So there I was in Guatemala, where the people are good looking and the coffee is strong. The highlands birding of the previous evening had only made me hungry for more, so an international contingent including Mike Freiberg, Brian Bland of Sunbird Tours, and Tim Appleton of British Birdfair fame convened before daybreak. We were joined, led really, by three local biologists, Marco, Hugo, and Robin, formidable birders to a man. The first stop as the sun rose was Cerro Alux.

Guatemala contains many diverse biomes but the three primary ecological regions are the Pacific coastal region, the Atlantic/Caribbean coast and northern lowlands, and the highlands betwixt the other two. Guatemala City, at about 1500 meters above sea level, technically counts as highlands but Cerro Alux (pronounced A-loosh) is more like 2,250 meters. This extremely accessible and inviting pine oak habitat lies between Guatemala City and Antigua, and consequentially seems the birding locale most frequently visited by travelers visiting the area. With the range of species we encountered, Cerro Alux should be on everybody’s itinerary.

Spot-crowned Woodcreeper

The morning started slowly, with the expected grackles, vultures, robins, and Grey Silky-Flycatchers. Between the grackles, silkies, and rampaging troops of raucous Steller’s Jays, these cool heights were never quiet for long. Nonetheless, we heard a multitude of birds that we’d never view, killers like Collared Forest-Falcon. This seems to be expected, though hardly appreciated, in most Neotropical forests. But when we laid eyes on elusive beauties like Mountain Trogon and Black Robin, we knew the hunt was on!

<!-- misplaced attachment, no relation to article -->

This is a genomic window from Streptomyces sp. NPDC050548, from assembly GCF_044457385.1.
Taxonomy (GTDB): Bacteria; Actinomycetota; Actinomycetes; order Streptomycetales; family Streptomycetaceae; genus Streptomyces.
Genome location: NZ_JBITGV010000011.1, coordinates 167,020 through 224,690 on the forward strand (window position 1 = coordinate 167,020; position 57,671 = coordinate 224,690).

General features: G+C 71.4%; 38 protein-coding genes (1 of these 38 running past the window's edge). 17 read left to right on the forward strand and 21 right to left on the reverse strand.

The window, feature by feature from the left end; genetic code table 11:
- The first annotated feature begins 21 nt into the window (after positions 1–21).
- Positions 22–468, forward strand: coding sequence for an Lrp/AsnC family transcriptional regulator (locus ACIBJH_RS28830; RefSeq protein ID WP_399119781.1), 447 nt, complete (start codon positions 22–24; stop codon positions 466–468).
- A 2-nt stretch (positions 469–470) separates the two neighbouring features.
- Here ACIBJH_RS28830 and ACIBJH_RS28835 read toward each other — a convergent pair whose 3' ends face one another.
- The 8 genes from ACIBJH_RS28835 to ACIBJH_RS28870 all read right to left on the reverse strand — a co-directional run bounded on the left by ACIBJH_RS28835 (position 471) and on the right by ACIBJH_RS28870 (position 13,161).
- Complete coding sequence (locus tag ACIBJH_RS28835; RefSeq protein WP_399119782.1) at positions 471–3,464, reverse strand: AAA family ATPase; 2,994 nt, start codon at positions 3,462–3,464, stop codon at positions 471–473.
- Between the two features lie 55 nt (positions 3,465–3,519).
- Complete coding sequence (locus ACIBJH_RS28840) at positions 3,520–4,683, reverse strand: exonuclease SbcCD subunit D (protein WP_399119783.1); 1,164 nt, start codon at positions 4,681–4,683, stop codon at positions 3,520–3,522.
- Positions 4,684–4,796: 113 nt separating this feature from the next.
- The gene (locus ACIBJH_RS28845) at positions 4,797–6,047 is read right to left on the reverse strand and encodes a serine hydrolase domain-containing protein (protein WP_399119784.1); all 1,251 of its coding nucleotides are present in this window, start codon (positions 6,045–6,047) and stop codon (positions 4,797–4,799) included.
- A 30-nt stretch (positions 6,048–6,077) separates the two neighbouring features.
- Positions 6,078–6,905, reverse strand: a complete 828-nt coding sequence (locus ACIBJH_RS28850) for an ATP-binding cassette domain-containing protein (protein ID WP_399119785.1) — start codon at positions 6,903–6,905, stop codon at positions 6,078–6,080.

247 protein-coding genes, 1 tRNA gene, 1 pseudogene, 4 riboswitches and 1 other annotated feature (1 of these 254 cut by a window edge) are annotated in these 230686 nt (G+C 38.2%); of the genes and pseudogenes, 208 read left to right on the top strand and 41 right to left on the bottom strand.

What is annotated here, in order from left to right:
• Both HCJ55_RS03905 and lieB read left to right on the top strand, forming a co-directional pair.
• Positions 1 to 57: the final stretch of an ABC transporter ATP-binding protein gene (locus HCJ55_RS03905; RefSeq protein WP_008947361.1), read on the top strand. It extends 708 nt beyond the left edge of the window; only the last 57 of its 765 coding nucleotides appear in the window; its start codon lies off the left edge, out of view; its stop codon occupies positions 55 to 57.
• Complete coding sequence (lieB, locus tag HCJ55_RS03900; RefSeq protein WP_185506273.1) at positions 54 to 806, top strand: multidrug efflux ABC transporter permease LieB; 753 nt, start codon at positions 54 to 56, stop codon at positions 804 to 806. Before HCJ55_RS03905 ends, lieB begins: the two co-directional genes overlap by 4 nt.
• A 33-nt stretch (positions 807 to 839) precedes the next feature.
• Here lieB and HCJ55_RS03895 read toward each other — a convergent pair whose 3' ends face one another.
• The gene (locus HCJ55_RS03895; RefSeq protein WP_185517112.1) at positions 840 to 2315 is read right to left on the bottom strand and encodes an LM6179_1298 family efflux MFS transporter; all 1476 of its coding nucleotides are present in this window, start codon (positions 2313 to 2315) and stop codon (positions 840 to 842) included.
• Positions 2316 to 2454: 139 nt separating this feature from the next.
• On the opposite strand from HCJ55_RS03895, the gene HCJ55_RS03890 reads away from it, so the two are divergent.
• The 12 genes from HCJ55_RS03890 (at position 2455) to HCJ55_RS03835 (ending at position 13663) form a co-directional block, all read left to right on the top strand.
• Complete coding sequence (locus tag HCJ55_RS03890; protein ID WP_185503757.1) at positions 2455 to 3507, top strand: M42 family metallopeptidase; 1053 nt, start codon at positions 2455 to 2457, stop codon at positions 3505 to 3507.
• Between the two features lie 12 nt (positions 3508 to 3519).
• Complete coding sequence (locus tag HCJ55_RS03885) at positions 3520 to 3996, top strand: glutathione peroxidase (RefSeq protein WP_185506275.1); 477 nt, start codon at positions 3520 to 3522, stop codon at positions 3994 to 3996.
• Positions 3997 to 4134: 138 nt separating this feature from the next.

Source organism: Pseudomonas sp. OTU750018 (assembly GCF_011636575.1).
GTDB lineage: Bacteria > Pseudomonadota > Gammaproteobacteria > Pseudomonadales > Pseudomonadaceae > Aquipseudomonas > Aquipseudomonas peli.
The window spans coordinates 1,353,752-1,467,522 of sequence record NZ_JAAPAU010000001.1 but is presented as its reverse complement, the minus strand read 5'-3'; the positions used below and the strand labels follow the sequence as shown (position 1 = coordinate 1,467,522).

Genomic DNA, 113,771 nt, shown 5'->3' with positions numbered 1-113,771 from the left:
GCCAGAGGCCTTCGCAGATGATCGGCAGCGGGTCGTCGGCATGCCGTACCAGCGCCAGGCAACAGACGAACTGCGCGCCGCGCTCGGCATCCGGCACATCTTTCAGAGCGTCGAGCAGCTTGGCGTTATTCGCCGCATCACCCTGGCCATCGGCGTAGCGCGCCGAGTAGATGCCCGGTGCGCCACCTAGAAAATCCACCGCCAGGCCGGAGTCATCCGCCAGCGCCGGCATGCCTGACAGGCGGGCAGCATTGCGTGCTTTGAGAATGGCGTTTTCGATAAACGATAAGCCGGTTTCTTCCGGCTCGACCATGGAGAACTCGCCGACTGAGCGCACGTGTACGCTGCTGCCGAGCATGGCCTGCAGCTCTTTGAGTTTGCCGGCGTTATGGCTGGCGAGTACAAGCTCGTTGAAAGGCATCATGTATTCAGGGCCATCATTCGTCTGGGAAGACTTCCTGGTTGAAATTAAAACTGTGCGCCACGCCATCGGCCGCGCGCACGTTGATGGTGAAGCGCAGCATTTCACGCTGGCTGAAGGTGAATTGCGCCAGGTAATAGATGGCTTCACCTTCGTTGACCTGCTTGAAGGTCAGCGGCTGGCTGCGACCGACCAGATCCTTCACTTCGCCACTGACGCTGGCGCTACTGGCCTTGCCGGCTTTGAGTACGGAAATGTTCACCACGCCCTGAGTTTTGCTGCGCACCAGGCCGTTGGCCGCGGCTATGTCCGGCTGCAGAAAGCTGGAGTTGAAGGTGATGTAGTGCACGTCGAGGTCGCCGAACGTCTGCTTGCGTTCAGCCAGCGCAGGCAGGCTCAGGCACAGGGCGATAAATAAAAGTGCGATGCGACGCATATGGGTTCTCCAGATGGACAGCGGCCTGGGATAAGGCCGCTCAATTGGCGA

Along the upper path, the prevalent warbler mix was Wilson’s and Townsend’s. Other U.S. species were mixed in, which is why I was able to pick up my life Tennessee Warbler considerably farther south than Memphis. The fancy warblers, however, are the Mesoamerican ones, exquisite imps like Slate-throated Redstart and Crescent-chested Warbler. Adding them to my list along with a woodcreeper (Spot-crowned), two hummingbirds (White-eared and Green-throated Mountain Gem), and an absolutely beautiful Cinnamon-bellied Flowerpiercer, possessed of a distinctively notched bill designed to perforate petals, was extremely enjoyable.

Hammond’s Flycatcher

After conducting an impromptu symposium on the infinitesimal distinctions between Least and Hammond’s Flycatcher in the field (the latter won) we backtracked to explore the lower trails. A broad playground, much cooler than the ones we have in the Bronx, separates the road from a dense, vertical forest. Loud, happy children were flying across the grassy expanse on a really wicked zipline-swing contraption. Fortunately, the unearthly buzzing of the zipline didn’t seem to deter multitudes of resident birds, including Black-capped Swallow, Eastern Bluebird, Band-tailed Pigeon, Summer Tanager, and the highly distinctive Black-eared race of American Bushtit. The woods harbored even more wonders, birds like Blue-and-white Mockingbird and Rufous-browed Wren that were mostly heard but not seen. But once teachers led their smiling charges down our shared path, we yielded the ground for more fertile pastures, or coffee farms as the case may be! Next stop, Finca El Pilar

Written by Mike
Mike is a leading authority in the field of standardized test preparation, but he's also a traveler who fully expects to see every bird in the world. Besides founding 10,000 Birds in 2003, Mike has also created a number of other entertaining but now extirpated nature blog resources, particularly the Nature Blog Network and I and the Bird.